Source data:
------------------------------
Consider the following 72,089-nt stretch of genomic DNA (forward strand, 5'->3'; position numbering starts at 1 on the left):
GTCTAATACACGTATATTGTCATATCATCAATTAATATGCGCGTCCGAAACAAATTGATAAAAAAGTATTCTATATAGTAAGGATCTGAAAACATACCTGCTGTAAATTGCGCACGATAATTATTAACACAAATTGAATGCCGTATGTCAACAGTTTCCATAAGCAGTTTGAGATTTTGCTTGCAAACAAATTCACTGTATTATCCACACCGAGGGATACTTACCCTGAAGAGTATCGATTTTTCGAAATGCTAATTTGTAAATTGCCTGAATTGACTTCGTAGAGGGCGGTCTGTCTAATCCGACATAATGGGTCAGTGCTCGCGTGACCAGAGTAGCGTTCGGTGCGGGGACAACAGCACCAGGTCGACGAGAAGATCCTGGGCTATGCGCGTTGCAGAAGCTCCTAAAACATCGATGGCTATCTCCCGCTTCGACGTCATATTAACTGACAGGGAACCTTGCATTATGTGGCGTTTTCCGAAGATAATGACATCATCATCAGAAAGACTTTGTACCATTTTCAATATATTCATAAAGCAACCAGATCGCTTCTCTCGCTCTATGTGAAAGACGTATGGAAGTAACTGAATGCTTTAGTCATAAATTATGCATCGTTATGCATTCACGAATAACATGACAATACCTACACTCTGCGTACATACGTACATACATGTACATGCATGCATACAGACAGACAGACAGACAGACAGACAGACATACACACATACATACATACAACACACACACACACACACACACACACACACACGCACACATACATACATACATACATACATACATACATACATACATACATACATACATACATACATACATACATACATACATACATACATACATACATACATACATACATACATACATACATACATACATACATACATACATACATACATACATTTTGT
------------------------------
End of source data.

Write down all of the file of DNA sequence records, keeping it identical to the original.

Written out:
Consider the following 72,089-nt stretch of genomic DNA (forward strand, 5'->3'; position numbering starts at 1 on the left):
GTCTAATACACGTATATTGTCATATCATCAATTAATATGCGCGTCCGAAACAAATTGATAAAAAAGTATTCTATATAGTAAGGATCTGAAAACATACCTGCTGTAAATTGCGCACGATAATTATTAACACAAATTGAATGCCGTATGTCAACAGTTTCCATAAGCAGTTTGAGATTTTGCTTGCAAACAAATTCACTGTATTATCCACACCGAGGGATACTTACCCTGAAGAGTATCGATTTTTCGAAATGCTAATTTGTAAATTGCCTGAATTGACTTCGTAGAGGGCGGTCTGTCTAATCCGACATAATGGGTCAGTGCTCGCGTGACCAGAGTAGCGTTCGGTGCGGGGACAACAGCACCAGGTCGACGAGAAGATCCTGGGCTATGCGCGTTGCAGAAGCTCCTAAAACATCGATGGCTATCTCCCGCTTCGACGTCATATTAACTGACAGGGAACCTTGCATTATGTGGCGTTTTCCGAAGATAATGACATCATCATCAGAAAGACTTTGTACCATTTTCAATATATTCATAAAGCAACCAGATCGCTTCTCTCGCTCTATGTGAAAGACGTATGGAAGTAACTGAATGCTTTAGTCATAAATTATGCATCGTTATGCATTCACGAATAACATGACAATACCTACACTCTGCGTACATACGTACATACATGTACATGCATGCATACAGACAGACAGACAGACAGACAGACAGACATACACACATACATACATACAACACACACACACACACACACACACACACACACGCACACATACATACATACATACATACATACATACATACATACATACATACATACATACATACATACATACATACATACATACATACATACATACATACATACATACATACATACATACATACATACATACATACATACATACATACATACATTTTGT